There were a couple of emotional and revelatory incidents at last weekend's Indie Memphis Film Fest that demonstrated the power of film to shape real life. Morgan Jon Fox's film, This Is What Love in Action Looks Like, tells the story of the protest against a Bartlett "ex-gay" program called Refuge. The program's director, John Smid (who was the subject of a cover story in the Flyer last month), was at the screening and spoke as part of a panel afterward. It was a remarkable coalescing of film and reality.
On Sunday, there was a screening of Paradise Lost 3: Purgatory, the final film in a trilogy about the West Memphis 3. It was a difficult film to watch, with its graphic footage of the original crime scene and the recounting of the bizarre rush to judgment to convict Damien Echols, Jason Baldwin, and Jessie Misskelley, the three teenagers accused of the murders of three young boys, Steven Branch, Michael Moore, and Christopher Byers.
The latter half of the film focused on the WM3's defense team's attempts to get new DNA evidence and fresh witness testimony admitted into evidence in order to gain a new trial. And it was startling evidence. DNA from Terry Hobbs, the stepfather of Branch, was found at the crime scene; no DNA from any of the WM3 was found. In addition, though Hobbs had denied seeing the three boys on the day they went missing, the defense team found a new witness who said she and her family had seen Hobbs with the three boys at 6 p.m. that day, just before they disappeared. Hobbs' alibis were also thrown into doubt.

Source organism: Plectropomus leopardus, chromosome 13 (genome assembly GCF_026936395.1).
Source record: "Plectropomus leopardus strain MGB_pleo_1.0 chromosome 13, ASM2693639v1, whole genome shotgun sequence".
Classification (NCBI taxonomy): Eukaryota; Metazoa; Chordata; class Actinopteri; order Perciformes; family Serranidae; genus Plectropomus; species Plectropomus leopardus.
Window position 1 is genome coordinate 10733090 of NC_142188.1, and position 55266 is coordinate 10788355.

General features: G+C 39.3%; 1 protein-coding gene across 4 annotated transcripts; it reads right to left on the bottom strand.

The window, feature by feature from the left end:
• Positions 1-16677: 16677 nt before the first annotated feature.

In August, the state of Arkansas, faced with the probability of a new trial, worked out an Alford plea deal with the WM3 which freed them in exchange for technically admitting guilt and signing a pledge not to sue the state for false imprisonment. There is little doubt that were it not for the initial 1996 Paradise Lost film, the WM3 would still be behind bars or, in Echols' case, executed.
Now, as the latest film makes obvious, the state of Arkansas faces a dilemma: If prosecutors consider the new evidence and reopen the case in an effort to find the "real" killer, the state is admitting the possibility that it falsely imprisoned the WM3 and becomes liable for lawsuits from Echols, Baldwin, and Misskelley. If it ignores the compelling new evidence, it is making a decision to let a possible child murderer live free.
The power of film, indeed.
Bruce VanWyngarden br> email@example.com